One of the first things Bill O'Brien wants to make perfectly clear is that he never wanted to lose the Honey Badger.
In just one season in Houston, versatile safety Tyrann Mathieu had become such a ball-hawking leader that he was voted a team captain. He piled up nearly 90 tackles, filled in at nickel back when injuries decimated the Texans defensive backfield, and he helped to lead the franchise back to the playoffs after a one-year absence.
So when Mathieu's one-year prove-it contract was up, the Texans made a strong push to keep him. Various reports suggest they offered him a multiyear contract worth about $11 million per year, a nice bump from the $7 million he made last season.
It wasn't enough. Not when the Kansas City Chiefs entered the picture.
With new coordinator Steve Spagnuolo transitioning the Chiefs to a 3-4 defensive scheme, the Chiefs knew they needed to find some help rushing the passer and in the secondary. General manager Brett Veach solved the first problem by trading for defensive end Frank Clark and signing him to a long-term contract, and he solved the second by luring Mathieu to Kansas City with a $42 million, three-year deal and the chance to play for a legitimate Super Bowl contender.
Now, the Honey Badger has the Chiefs one game away from a repeat appearance in the AFC title game. And wouldn't you know it? Standing in their way Sunday is the team that wanted so desperately to keep him.
"It was hard. He's a great guy," O'Brien said. "He's got awesome leadership qualities, you know? Really instinctive, good football player. Cares about his team. Cares about his teammates. But that's the NFL. The NFL, every team has a salary cap to deal with, every player has the ability once they reach free agency to do what's best for him and their family. We have a ton of respect for Honey Badger. He did a great job for us last year."
He's done an even better job for the Chiefs this year.
The 27-year-old Mathieu had 75 tackles, a couple of sacks and picked off four passes, the second most of his career. He played all over the field for Spagnuolo, showing a deft ability to switch from playing center field to man-to-man defense to blitzing off the corner depending on the call, the scheme and the game situation.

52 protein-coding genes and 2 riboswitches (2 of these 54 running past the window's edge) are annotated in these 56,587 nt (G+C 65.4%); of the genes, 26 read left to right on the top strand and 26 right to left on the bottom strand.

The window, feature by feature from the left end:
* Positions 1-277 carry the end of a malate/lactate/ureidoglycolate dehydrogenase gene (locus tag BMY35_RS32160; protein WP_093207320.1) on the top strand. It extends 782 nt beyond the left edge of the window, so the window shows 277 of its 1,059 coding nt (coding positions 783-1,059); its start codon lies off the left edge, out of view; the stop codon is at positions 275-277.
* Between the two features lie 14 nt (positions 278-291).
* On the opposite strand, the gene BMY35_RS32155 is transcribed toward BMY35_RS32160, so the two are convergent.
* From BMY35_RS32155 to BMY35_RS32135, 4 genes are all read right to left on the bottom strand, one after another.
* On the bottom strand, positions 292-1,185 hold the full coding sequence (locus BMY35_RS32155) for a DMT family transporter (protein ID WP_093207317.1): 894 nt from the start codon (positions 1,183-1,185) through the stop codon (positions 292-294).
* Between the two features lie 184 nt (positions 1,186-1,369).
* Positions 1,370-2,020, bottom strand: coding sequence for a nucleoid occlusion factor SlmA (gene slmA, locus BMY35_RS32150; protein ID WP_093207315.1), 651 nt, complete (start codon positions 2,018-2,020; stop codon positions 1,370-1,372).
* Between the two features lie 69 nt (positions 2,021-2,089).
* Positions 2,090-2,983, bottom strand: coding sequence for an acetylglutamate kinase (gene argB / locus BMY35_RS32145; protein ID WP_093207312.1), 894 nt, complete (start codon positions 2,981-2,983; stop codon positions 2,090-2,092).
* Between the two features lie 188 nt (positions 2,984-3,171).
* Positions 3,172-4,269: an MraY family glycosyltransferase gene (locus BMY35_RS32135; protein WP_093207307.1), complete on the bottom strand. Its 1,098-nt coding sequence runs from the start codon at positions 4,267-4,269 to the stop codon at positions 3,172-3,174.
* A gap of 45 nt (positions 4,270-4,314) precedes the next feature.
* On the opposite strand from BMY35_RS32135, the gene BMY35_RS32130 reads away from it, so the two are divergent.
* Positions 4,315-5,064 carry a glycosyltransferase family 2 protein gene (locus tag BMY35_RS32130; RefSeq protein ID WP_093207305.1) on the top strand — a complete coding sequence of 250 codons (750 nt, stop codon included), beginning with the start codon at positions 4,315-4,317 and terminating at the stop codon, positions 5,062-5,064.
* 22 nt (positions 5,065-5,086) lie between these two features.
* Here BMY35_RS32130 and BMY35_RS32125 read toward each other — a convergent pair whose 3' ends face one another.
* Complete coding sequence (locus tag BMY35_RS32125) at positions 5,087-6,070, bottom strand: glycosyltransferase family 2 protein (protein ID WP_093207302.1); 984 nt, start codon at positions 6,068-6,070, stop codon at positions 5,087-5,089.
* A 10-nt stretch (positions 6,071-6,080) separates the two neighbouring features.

He also provided leadership for a team whose defense was the biggest culprit in their overtime loss to the Patriots in last year's AFC title game. He brought the same swagger that earned him his college nickname to the Chiefs, and it proceeded to sweep through the locker room, even giving the Chiefs' high-powered offense a boost of confidence.
"The Honey Badger came in, and guys like Kendall Fuller who have been here, they kind of pieced it together. This happened to me in New York and I credited the players that were there and the same thing happened here," Spagnuolo said. "When you bring in a bunch of free agents and new faces, the players who are already here — it's as important as what they do as the people who came in. Our guys have done a really good job of embracing the new players that came on board."
Mathieu, a former Heisman Trophy finalist, had an up-and-down first five seasons with the Arizona Cardinals, though injuries were a significant factor in that. But regardless, Mathieu found himself looking for a job last offseason and ended up signing with Houston, where he managed to stay healthy enough last season to reestablish himself among NFL safeties.
There were certainly other ones available in free agency.
Giants safety Landon Collins signed the biggest deal at $84 million over six years with the Redskins. Adrian Amos signed a $37 million, four-year deal with the Packers. Earl Thomas went to the Ravens for $55 million over four years. Ha-Ha Clinton-Dix signed with the Bears and Lamarcus Joyner left the Rams for the Raiders.
All of them were talented options, and there's a chance any of them would have excelled in Kansas City. But the Chiefs insist they targeted Mathieu all along, and when the value and length of the contract matched up with their resources, it made for a perfect match that has turned into one of the best signings of the entire NFL offseason.
Mathieu was voted second-team All-Pro at safety and first-team All-Pro at defensive back.
"We knew that was what we were getting," Chiefs coach Andy Reid said. "I had talked to Bill actually. Bill would have loved to have had him there. It's just part of the National Football League and the way it works. He told me that he was a phenomenal kid both on the field and off. Great leader. Kind of had a head's up on what we were getting here. And I just wanted him to be himself. Leadership just comes naturally with him."
Well, he's helped to lead the AFC West champions back to the playoffs.
Now, can he lead them all the way to the Super Bowl?